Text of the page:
Vernacular Design

Srishti Documents: Art, Design and Creative Practices in South Asia

In devising sustainable and resilient design solutions in the face of climate change, depleting natural resources and the challenges of disposing of used objects, it is important for designers to understand approaches to traditional forms of object creation and its integration with life processes, which could offer valuable lessons for future making. The choice of materials and their use in constructing different components of pre-modern structures demonstrates the concept that no entity exists in insolation from its context. The objective of this project, therefore, is to look at the pre-modern objects and traditional forms of object making in South Asia. The special focus would be to evaluate and reveal the conceptual framework and the design thinking behind the vernacular designs of utilitarian objects generated by different South Asian cultures. Undertaking such a study is not only important in the context of ecologically sustainable design solutions, but it is also eminently feasible since many of these traditions are practiced even today.

Design as a distinct activity in object making come into its own during industrial revolution. The mechanization of production clove the mind that imagines and hand that makes, which were united in a single craftsman earlier. With the machines taking over the process of making, the designer emerged as model maker that were to be copied by the machines. Pioneers of modern design saw design combined with mass production as a force for good that could not only bring about positive change in the material conditions of people, but also transform the consciousness. Schools and movements of design in Europe had professed design’s capacity to improve people’s lives. Functionalism became the ideological basis of all modern design approaches that converged into what came to be known as International Style. Maximization of utility, elimination of ornamentation, abstract and geometric patterns, smooth surfaces and straight lines are at the core of modern aesthetics in design.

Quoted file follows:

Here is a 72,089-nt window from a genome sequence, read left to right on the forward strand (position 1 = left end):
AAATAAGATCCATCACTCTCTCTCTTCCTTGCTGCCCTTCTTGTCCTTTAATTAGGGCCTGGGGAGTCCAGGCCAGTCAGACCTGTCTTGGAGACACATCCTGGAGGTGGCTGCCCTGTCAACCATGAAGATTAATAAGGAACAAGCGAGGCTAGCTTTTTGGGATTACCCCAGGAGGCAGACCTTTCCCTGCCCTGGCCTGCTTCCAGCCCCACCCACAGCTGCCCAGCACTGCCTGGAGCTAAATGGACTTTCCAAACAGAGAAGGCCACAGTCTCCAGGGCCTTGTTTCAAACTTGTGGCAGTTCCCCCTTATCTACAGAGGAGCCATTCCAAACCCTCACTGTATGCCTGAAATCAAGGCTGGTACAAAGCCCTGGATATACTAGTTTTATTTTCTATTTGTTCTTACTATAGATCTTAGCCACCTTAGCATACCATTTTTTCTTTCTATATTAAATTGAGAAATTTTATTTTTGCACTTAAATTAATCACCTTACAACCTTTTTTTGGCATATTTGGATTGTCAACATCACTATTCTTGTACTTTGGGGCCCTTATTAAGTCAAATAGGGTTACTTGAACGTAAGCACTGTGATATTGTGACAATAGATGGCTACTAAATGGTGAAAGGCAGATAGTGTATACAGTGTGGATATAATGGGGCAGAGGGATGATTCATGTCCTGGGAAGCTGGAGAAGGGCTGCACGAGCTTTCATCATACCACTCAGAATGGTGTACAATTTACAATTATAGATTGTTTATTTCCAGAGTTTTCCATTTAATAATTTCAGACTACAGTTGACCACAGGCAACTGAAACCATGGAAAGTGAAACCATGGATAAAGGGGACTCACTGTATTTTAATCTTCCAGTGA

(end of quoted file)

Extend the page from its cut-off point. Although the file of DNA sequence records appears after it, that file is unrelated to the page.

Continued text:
To the early modernist design slogan “Form Follows Function” was added, “Function is Beauty.” However, wholesale embracing of modern materials and technics of production resulted in complete rejection of many positive values of pre-modern approaches to object making.

Although design as an independent activity connected with object production did not exist prior to industrialization, design thinking definitely informed how the objects were made in different shapes and forms. The cultures in Indian subcontinent have been producing, for over 3 millennia, innumerable number of diverse functional objects using wide-ranging materials, from natural fibers, grasses and clay to metal alloys. These objects of everyday use are created in many shapes and forms to serve different social and biological needs. Production of these objects could not have been possible without design thinking and a deep understanding that guided the maker in bringing together function, form and aesthetics. Unfortunately, there are no written manuscripts that articulate theoretical understanding and document practices because the knowledge and methods of production were transmitted orally through apprentice system. Although there are several studies of traditional crafts, we are looking for research that seeks to comprehend the traditional forms of object making by articulating the thought process and practices that are embedded in the ecological and cultural contexts of these objects.

We have tentatively framed our research in understanding design thinking that underlay vernacular designs into three interconnected approaches: Regimes of Form and Function, Ornamentation is not superfluous and Ritual Initiations of Objects.

We welcome submission of ideas on vernacular designs to be covered under this series. Send an email to us with your idea in an abstract from of 350 words to

The Vernacular Design